On June 4, 2018, leading incentive and loyalty marketing awards provider Rymax Marketing Services Inc. made history by naming its first-ever female president, Eve Kolakowski.
A longtime employee and key executive at Rymax, Kolakowski joined the Pine Brook, N.J.-based company in 2000, after completing her studies at New Jersey's Seton Hall University. She has been the company's chief operating officer since 2008 and will continue in that capacity in the joint role of president and COO. Although Founder, Chairman and CEO Marc Farbstein will remain active in the firm, Kolakowski has assumed management of the company's day-to-day operations and overall strategy.
Just a few weeks into her tenure, Incentive magazine caught up with Kolakowski to discuss her rise to the top, her devotion to non-cash awards, and her vision both for Rymax and for the larger industry it represents.
You're the new -- and first woman -- president of Rymax. How did you get here? To what do you attribute your success?
Hard work, commitment, tenacity and confidence are important keys to success. It helps that I'm with a company that I believe in and an industry that I'm passionate about growing.
You joined Rymax in 2000. Because Rymax is an incentive and rewards provider, it only makes sense to ask: How did Rymax manage to keep you for nearly 20 years? What incentives and rewards motivated you to remain loyal to the company for so long?
In 2000, I knew that we were building something great as an organization that would be industry changing. In turn, I grew with the company. I continued to develop as a professional learning from my team and the overall organization, which was extremely rewarding to me on a daily basis. In terms of tangible rewards, I think what I love the most about our portfolio of products is the diversity. We've always had a very strong product offering of top-notch brands. From handbags to electronics to cookware to jewelry and outdoor goods, we've always made sure that our portfolio of rewards offered robust choices.
What are your goals for Rymax, both in the short term and in the long term? Where do you see yourself taking the company?
Rymax is a successful and thriving company. I want to reenergize it and make it even greater, not just in the services offered to our clients, but in the environment that we've cultivated for our employees. We develop and manage employee engagement programs, customer loyalty programs, sales incentives platforms and corporate gifting. We're tremendous event planners, too. We create one-of-a-kind redemption experiences for our customers that are second to none. We do it all under one roof. The goal is to continue on this path of providing our accounts with the ultimate customer experience.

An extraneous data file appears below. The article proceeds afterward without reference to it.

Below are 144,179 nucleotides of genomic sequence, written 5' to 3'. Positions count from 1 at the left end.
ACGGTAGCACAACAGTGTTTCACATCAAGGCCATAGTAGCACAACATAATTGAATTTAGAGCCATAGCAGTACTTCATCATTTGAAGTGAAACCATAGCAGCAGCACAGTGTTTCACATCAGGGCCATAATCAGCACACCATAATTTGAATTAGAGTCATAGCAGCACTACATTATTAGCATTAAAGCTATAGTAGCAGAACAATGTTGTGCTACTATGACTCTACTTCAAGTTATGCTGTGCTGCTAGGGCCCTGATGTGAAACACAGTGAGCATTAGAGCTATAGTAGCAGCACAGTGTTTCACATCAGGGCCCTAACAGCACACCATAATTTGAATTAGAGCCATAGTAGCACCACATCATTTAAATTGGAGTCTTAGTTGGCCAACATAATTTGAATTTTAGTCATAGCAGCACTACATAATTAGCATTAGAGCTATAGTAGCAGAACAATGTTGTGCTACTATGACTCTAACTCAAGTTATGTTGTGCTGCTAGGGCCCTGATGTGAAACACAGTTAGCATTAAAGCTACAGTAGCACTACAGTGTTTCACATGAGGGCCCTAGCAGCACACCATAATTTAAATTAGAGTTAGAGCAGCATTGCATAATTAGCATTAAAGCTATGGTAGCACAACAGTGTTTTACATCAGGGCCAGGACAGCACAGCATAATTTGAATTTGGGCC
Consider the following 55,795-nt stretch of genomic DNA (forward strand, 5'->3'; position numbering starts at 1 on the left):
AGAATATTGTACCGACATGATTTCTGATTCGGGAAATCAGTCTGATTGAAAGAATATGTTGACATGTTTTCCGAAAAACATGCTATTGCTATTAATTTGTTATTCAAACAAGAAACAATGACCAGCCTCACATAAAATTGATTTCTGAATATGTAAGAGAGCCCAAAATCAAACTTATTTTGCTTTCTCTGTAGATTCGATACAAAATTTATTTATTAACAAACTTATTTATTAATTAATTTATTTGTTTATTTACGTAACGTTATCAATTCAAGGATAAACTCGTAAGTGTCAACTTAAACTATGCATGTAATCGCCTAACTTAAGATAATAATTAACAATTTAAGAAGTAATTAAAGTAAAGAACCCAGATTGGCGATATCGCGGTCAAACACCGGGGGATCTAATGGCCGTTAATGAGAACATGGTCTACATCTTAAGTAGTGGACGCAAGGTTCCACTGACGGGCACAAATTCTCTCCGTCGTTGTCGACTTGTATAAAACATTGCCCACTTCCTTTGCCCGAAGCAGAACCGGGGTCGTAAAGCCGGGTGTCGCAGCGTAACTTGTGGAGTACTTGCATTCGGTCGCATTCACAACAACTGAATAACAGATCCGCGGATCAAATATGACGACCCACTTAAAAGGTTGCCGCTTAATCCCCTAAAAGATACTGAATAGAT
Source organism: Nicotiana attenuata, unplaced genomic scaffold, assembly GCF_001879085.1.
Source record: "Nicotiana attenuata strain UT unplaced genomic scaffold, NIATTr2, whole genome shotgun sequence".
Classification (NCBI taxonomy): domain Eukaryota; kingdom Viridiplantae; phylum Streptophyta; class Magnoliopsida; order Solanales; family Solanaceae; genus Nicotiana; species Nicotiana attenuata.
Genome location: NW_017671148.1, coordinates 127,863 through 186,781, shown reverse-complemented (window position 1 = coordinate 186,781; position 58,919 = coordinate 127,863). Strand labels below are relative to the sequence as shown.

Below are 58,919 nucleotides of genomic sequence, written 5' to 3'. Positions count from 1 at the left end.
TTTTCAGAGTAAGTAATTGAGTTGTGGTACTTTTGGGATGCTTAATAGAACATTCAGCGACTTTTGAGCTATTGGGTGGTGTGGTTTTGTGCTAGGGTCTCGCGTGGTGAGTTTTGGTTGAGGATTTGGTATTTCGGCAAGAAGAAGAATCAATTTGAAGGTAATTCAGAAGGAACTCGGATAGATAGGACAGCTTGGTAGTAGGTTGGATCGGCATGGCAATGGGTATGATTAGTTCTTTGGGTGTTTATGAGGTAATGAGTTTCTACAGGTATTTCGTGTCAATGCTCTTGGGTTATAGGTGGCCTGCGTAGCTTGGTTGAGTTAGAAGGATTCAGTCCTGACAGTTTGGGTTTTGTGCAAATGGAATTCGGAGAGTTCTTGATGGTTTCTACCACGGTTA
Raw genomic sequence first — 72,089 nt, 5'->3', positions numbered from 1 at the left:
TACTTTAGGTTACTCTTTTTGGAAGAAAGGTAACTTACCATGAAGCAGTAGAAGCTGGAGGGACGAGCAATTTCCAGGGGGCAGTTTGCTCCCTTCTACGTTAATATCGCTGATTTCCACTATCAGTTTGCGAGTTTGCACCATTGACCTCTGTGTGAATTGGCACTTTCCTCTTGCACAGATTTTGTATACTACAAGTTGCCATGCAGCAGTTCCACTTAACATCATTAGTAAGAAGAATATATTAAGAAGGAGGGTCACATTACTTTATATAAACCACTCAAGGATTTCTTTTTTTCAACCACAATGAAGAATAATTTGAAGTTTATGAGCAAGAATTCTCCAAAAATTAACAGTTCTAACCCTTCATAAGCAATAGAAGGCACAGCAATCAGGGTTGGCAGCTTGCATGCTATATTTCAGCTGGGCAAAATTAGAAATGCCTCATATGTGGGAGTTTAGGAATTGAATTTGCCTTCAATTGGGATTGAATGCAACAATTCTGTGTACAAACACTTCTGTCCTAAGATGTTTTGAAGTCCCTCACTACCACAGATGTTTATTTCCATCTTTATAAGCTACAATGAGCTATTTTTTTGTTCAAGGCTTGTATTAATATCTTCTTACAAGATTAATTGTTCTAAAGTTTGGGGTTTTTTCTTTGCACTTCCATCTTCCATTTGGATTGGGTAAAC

Likewise, what are your goals for the incentive industry? In your new position, you have an opportunity to steer the industry's ship to a certain extent; in what direction do you intend to point it?
All companies offer something unique. What makes us unique is our ability to be a one-stop shop. However, the one thing I think we should all share as an industry is the commitment to customer experience. Remembering always that customer experience is paramount ensures that our industry will thrive for years to come.
Your job is to help your customers retain and motivate employees. As a leader, how will you retain and motivate your own employees? You have an opportunity to lead your customers by setting an example for them; what lessons will your tenure as a leader teach them?
We, at Rymax, practice what we preach. We've created an environment where every employee is challenged and given a chance to shine. People are recognized and rewarded frequently, not just by management, but also by their peers. We have our own recognition program where employees can earn points to redeem for merchandise, but they can also earn badges from colleagues that publicly acknowledge them for a job well done. The program helps build respect and camaraderie among our employees.
Rymax is the leading merchandise award supplier. Why do you believe that merchandise awards are superior to cash?
Merchandise rewards are tangible and long-lasting. Years after receiving it, a recipient remembers where/why/how they earned their reward and were recognized. With cash rewards, the money typically is spent toward bills. It's fleeting. People don't remember how they spent their cash reward. However, trophy value rewards resonate for years to come. Plus, merchandise is a better value to the employer than cash rewards, lending to a healthier bottom line.
Likewise, why do you believe corporate incentive and consumer loyalty programs are better served by brand-name non-cash aspirational rewards?
Loyalty programs aim to make people feel valued. The rewards need to reflect that objective. Delivering trending rewards with strong brand recognition elevates the perceived value of the item and the program and truly makes an impression on the recipient. It leaves the recipient feeling empowered, appreciated and excited. Providing rewards that matter most to the audience at hand properly conveys appreciation, but also drives engagement and fuels loyalty.